“We have the largest raw bar in town,” he said enthusiastically. “Oysters, king crab, lobster claws, caviar. We’re finding all kinds of great options to bring. After a hard day of skiing, sometimes coming in and having a raw bar plate and a couple of martinis is just the classic way to end the day. That is Vail: a fine day of skiing, oysters and champagne.”

To that end, go for it all and order The Tower, with its three amazing layers. The raw bar extravaganza includes abundant Alaskan King crab legs, Alaskan Dungeness crab, Maine lobster, jumbo white prawn cocktail, oysters and lump crab cocktail. And of course, add some caviar.

Montauk was opened in 1987, and Souvorin has been there since 1997. He worked his way up from line cook to sous chef to executive chef. He bought it, sold it, and then came back in as a partner with Cameron Douglas, who has a habit of finding passionate, talented people and offering them an ownership stake in their restaurants. (The restaurant group opened its third restaurant, El Segundo Eagle, earlier this season.) It’s part of the winning formula.

“There’s such a difference between having a job and having a career,” Souvorin said. “Most of my adult life I’ve spent in the hallways of Montauk Seafood Grill. It’s deeply a labor of love for me, and that’s something I’m really proud of.”

And that’s a delicious outcome for everyone else.


Montauk Seafood Grill
549 E. Lionshead Circle
Vail, CO

Starters and Raw Bar
starting at $17;
Entrées: $41 – $84

Seafood grill meets mountain-modern aesthetic

Signature dish
Herb-crusted Alaskan halibut

Vail’s original Mexican restaurant, Los Amigos

Chips with guacamole, queso, jalapeño bean dip and salsa.
Dominique Taylor/EAT Magazine

Los Amigos — it’s not just a restaurant. Sure, it’s a taqueria and bar, with one of the most coveted locations Vail Village. But it’s also an energy, and it’s on the move. Owner Drew Riley has spent the past year dialing in the restaurant’s signature margarita, and now it can come to you. Los Amigos now delivers its margaritas — and more — in both Vail and Lionshead Villages, thanks to a trusty fat tire Blix delivery bike and some changes to local liquor laws. At the moment, the margaritas are available in half- and full-liter options. But in the not-too-distant future, they’ll also be available in cans, just begging to be enjoyed in hot tubs, on hikes or even at home as a vacation souvenir.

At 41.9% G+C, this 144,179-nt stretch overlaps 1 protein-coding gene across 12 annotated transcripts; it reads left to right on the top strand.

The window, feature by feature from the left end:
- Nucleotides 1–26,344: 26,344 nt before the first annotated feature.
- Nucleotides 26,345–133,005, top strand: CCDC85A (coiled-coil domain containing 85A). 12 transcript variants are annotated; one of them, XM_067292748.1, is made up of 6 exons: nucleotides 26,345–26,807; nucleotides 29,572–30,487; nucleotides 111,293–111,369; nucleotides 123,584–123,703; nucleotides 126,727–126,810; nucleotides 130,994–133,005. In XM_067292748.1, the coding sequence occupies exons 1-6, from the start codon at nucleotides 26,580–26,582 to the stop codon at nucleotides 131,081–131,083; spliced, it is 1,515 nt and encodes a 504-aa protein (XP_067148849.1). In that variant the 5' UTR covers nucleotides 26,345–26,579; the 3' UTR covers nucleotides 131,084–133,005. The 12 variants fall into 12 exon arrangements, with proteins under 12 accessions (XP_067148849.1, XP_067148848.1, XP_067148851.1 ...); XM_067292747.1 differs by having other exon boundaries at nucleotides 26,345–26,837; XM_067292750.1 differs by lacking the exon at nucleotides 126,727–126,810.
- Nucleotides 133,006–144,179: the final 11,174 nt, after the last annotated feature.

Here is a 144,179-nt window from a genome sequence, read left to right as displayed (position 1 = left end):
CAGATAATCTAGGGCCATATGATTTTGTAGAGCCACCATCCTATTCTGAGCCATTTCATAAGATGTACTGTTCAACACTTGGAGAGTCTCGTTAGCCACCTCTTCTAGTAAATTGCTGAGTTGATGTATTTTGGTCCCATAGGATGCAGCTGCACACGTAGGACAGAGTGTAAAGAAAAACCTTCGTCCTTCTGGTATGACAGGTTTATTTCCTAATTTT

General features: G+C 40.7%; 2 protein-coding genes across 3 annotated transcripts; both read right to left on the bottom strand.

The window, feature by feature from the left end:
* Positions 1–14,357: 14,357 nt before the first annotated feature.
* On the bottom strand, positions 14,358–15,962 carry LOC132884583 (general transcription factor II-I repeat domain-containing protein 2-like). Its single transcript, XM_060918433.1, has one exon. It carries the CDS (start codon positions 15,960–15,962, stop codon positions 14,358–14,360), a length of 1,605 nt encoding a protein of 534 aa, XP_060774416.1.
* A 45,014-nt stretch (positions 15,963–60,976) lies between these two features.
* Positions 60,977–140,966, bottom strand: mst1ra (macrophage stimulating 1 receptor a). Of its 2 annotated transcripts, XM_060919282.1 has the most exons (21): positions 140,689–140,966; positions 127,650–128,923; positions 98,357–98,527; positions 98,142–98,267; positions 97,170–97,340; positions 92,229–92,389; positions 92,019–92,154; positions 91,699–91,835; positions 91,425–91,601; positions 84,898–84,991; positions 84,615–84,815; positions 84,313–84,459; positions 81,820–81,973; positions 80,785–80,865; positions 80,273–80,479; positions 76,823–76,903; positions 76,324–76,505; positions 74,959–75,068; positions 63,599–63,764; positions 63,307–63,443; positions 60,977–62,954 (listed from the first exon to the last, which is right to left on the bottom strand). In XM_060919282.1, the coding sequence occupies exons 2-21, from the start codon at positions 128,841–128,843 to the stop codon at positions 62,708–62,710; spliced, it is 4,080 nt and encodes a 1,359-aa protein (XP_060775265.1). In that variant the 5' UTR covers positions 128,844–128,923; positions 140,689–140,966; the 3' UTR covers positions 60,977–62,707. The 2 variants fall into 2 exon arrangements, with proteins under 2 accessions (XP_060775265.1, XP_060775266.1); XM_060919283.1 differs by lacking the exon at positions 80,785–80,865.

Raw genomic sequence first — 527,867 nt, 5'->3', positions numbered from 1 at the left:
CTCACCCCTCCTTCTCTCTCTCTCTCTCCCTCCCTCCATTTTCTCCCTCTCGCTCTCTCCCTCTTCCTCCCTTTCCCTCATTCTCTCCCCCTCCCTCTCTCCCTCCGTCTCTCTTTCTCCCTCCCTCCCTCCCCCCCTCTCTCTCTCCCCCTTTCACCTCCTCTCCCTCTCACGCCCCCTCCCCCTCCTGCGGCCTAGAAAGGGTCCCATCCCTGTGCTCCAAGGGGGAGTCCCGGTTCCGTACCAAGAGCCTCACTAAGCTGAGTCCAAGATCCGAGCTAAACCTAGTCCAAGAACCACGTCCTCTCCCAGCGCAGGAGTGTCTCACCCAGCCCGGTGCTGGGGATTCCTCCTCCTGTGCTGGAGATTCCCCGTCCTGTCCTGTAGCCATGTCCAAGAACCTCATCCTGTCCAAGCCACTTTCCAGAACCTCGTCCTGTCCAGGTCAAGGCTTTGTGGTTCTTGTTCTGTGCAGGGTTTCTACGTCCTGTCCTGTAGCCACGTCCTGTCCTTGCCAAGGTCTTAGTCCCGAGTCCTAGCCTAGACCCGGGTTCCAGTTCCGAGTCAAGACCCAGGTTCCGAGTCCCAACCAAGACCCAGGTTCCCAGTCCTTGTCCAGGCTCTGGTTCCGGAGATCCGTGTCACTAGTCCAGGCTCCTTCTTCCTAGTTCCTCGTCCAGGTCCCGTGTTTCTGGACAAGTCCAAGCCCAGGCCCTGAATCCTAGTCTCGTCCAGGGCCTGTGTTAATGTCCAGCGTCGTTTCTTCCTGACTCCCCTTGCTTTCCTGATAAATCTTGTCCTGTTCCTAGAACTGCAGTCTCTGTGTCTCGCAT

And as for that delivery bike, imagine kicking back in the condo after a long day on the slopes and just ordering in, no shoes required. Tacos, burritos, chile rellenos — you get the picture. But back to those margaritas…

“Our Mi Amigo is our flagship margarita,” said Riley. “And we’re still making iterations on that. The more we try things, the better everything is going to come out. I want to finalize the menu and margarita by the end of the winter, and then go into canning.”

Each ingredient in the Mi Amigo has been tried, tweaked and evaluated, not simply on its own but as part of the whole. For consistency’s sake, everything has to be available year-round, meaning no seasonal fruits.

“Pineapple and grapefruit juice are where we’re at, and orange juice and lime juice are already in there,” he said. “Patron Citron, Triple Sec, Cointreau — we’re dialing in the right amount of sweetness.”

And then there’s the spice. They’ve discovered their customers want the merest hint of spice, more as an accent to make the other flavors bloom. And for that, there’s nothing better than Colorado green chiles, giving the Mexican cocktail a local Colorado connection.

“It’s not so much that the Mi Amigo has changed, we’re really just refining what we’re doing,” Riley says. And that goes for the whole operation. No big menu overhauls, no expansive redesigns, but a commitment to simply making it the best, most customer-friendly experience for people.

Fajitas with chicken, steak, shrimp and veggies.
Dominique Taylor/EAT Magazine

It’s still a high-energy hotspot, with views of Bridge Street on the front side and Pepi’s Face out the back. The menu includes classic Mexican-American standards — shrimp enchiladas, carnitas burritos, fajitas — as well as lighter, more contemporary street tacos — mango chicken, lobster, carne asada. Of course shareables like guacamole, queso and nachos work as traditional appetizers or simply apres ski snacks. And a couple of sandwiches, whether it’s the Mexican torta or an American burger, round it out.

Just as important as the food, though, is the service. And that’s where Riley’s engineer’s brain kicks into high gear, plotting efficiencies to make it a better experience for the guest. And so he’s added a shortcut for diners, should they want it. A fairly new father, he’s discovered what parents everywhere discover: When it’s time to go, it’s time to go. When a server brings the check, diners have the option to scan a QR code and pay from their phone.

“We know our customer, we know who we’re catering to,” Riley said. “There are a lot of people who want to just have drinks, be in and out.” And Los Amigos aims to please.  

Los Amigos

400 Bridge Street
Vail, CO
970-476-5847 losamigosvail.com

A la carte street tacos start at $5; apps and entrées from $4.50 – $19.75

Energetic bar and taqueria in the heart of Vail Village

Signature dish
Street tacos;
Mi Amigo margarita